Our crew are undecided about their winter plans, but they are looking forward to more free time for music, travel, and fun.  If you pick up at the hospital you probably know Maria, who worked for us the last 2 summers.  She is moving on to a position at the Early Learning Center at the hospital, and we are sad to see her go!  But she loves kids and will be a great addition to the staff there, and I’m happy to see her career take shape.

 Grilled Green Tomato Tostadas with Black Beans, Avocado + Cilantro

From Food52, by Caroline Wright.  I would use lettuce or cabbage in place of the arugula.  This would also be good with yacon matchsticks!

  • 2 tablespoons plus 1 teaspoon vegetable oil, divided
  • 1/4 teaspoon ground cumin
  • 1 small garlic clove, finely grated
  • 3 medium green tomatoes (about 1 pound), sliced ½-inch thick
  • 4 (8-inch) flour tortillas
  • 1 cup coarsely grated Monterey Jack
  • 4 cups baby arugula
  • 1 (15-ounce) can black beans, drained and rinsed
  • 1 medium, ripe avocado, sliced
  • 2 teaspoons fresh lime juice, plus wedges for serving
  • 3 tablespoons roughly chopped fresh cilantro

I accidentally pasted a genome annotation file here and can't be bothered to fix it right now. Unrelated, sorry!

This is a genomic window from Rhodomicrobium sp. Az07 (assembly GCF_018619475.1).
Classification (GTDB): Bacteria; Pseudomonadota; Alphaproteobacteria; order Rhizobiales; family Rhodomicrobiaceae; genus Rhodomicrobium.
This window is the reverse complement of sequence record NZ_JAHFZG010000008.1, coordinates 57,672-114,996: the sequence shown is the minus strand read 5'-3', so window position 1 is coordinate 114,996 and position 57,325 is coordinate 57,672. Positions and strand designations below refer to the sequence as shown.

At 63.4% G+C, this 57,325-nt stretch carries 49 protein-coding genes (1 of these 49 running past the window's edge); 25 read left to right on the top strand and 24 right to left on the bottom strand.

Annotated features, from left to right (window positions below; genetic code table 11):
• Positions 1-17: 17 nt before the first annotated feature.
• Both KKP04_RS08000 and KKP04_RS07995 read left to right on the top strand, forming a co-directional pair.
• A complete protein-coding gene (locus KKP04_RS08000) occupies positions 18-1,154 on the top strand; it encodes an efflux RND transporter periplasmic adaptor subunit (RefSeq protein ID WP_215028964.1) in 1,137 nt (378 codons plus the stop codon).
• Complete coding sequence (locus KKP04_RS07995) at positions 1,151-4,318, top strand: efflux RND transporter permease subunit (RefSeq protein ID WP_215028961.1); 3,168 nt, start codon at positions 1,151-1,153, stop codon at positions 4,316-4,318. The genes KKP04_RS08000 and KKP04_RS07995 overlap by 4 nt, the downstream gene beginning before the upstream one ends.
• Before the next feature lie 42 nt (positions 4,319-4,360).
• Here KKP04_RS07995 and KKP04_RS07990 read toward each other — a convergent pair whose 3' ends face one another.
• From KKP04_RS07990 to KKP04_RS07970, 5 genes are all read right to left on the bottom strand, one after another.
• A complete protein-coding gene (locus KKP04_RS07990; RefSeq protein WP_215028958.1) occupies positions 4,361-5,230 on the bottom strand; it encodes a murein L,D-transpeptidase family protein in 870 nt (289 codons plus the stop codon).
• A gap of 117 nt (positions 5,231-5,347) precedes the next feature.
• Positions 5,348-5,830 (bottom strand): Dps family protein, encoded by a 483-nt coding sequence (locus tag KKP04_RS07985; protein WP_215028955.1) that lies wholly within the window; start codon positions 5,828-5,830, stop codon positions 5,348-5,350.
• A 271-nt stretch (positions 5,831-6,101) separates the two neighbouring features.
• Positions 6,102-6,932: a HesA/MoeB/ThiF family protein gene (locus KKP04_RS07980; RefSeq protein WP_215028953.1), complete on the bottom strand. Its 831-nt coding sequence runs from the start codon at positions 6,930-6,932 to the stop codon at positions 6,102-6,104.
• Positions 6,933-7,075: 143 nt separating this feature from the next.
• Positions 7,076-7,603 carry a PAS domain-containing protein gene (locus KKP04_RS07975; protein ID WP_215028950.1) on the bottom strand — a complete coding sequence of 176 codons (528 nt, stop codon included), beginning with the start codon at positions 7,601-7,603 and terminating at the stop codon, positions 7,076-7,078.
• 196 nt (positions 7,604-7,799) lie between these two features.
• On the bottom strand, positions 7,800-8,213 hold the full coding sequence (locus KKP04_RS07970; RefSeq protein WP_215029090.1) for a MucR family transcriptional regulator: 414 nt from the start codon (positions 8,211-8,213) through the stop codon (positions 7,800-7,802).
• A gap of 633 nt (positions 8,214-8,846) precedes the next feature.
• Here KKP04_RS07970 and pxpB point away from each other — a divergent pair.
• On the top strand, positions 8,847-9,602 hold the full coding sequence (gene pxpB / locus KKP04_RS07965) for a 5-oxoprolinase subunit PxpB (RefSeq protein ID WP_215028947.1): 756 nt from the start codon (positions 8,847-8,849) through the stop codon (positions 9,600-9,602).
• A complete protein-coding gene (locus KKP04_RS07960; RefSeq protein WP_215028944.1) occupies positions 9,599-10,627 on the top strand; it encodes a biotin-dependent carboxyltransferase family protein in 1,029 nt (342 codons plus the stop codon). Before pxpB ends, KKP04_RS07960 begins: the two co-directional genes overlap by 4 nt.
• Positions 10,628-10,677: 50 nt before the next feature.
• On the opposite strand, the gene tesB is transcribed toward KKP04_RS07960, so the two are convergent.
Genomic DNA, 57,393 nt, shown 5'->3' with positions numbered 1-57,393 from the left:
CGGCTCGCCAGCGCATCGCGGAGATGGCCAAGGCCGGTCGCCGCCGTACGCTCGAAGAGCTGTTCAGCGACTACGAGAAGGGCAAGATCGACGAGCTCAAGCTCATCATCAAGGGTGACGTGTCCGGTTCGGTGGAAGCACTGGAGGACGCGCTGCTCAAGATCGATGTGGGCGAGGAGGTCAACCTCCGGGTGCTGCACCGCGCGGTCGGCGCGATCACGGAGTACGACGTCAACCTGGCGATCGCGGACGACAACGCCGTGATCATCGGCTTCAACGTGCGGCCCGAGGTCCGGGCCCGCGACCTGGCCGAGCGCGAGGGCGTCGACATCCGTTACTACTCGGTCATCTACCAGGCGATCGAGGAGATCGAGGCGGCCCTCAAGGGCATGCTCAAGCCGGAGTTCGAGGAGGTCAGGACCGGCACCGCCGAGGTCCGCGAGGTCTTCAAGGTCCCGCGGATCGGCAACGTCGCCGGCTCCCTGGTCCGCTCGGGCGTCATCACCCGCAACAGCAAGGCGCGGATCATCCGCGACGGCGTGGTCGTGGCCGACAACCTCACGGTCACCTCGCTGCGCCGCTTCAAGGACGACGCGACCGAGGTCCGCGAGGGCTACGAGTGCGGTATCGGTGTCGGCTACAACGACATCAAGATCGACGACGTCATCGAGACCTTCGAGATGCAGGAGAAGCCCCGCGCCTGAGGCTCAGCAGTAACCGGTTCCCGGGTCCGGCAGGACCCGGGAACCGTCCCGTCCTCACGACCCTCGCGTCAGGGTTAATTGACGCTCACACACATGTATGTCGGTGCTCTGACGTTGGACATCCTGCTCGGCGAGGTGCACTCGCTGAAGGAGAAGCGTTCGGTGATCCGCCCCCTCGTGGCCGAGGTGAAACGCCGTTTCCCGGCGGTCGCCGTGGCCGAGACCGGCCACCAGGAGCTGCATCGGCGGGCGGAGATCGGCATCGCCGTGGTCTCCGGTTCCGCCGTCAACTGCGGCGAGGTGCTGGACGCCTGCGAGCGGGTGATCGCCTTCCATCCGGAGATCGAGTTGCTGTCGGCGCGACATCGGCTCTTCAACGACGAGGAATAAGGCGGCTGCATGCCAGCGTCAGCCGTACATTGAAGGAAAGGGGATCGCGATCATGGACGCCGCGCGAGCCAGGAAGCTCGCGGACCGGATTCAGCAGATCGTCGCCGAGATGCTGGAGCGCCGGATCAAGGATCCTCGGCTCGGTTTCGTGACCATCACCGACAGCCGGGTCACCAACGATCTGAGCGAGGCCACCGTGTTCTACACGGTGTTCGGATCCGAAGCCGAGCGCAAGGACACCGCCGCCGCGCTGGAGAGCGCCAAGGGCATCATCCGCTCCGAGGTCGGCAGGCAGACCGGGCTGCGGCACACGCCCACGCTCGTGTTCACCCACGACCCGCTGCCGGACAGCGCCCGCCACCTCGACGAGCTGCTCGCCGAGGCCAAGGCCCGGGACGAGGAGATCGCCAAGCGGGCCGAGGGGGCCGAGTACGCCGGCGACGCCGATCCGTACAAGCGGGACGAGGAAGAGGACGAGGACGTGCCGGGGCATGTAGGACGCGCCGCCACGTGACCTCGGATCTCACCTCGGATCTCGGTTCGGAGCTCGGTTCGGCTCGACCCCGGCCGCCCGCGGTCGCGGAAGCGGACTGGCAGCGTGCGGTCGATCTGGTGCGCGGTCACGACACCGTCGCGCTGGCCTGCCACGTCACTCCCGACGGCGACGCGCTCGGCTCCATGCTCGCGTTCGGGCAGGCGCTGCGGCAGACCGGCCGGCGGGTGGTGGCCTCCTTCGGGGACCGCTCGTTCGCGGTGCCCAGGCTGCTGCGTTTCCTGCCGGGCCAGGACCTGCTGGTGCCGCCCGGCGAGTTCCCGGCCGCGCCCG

Preheat grill or grill pan over medium-high. In a small bowl, stir together 1 tablespoon oil with cumin and garlic; season with salt and pepper. Rub tomatoes with flavored oil.


Brush both sides of tortillas with 1 tablespoon oil; season with salt and pepper. Grill one side of tortilla until puffed and golden, about 2 minutes. Flip tortillas and divide cheese among them. Cook until cheese has melted, 2 minutes; transfer to a platter. Add tomatoes to grill and cook until charred and slightly softened, about 4 minutes.


Toss beans with cilantro, lime juice and remaining 1 teaspoon oil. Top tostadas with arugula, grilled tomatoes and dressed beans. Serve avocado on the side. Sprinkle with additional salt and pepper and serve with lime wedges.


Trinidadian Split Pea Soup

Mike is especially fond of this recipe, which we got from Madhur Jaffrey’s World Vegetarian. It is a nice variation from the classic split pea soup, and uses yellow split peas instead of green. She recommends garnishing with lime and hot sauce, and it is certainly tasty that way. Don’t add salt until the end, as it can keep the split peas from cooking properly. Serves 4 to 6.


In a heavy stock pot, heat 2 Tbsp vegetable oil over medium-high heat. Sautee about 5 minutes, until they begin to brown:

1 medium onion, finely chopped

            2 cloves garlic, finely chopped

            1 green chile, chopped finely

            1 tsp fresh thyme

            1 Tbsp fresh chives

Add and continue to stir and fry a few more minutes:
1 c coarsely grated carrot


1 c yellow split peas

            6 c vegetable or chicken stock

Bring to a boil. Cover partially, turn down the heat, and simmer gently for 1 ¼ to 1 ½ hours, or until very tender. Add salt and pepper to taste.

Leave a Reply

Your email address will not be published.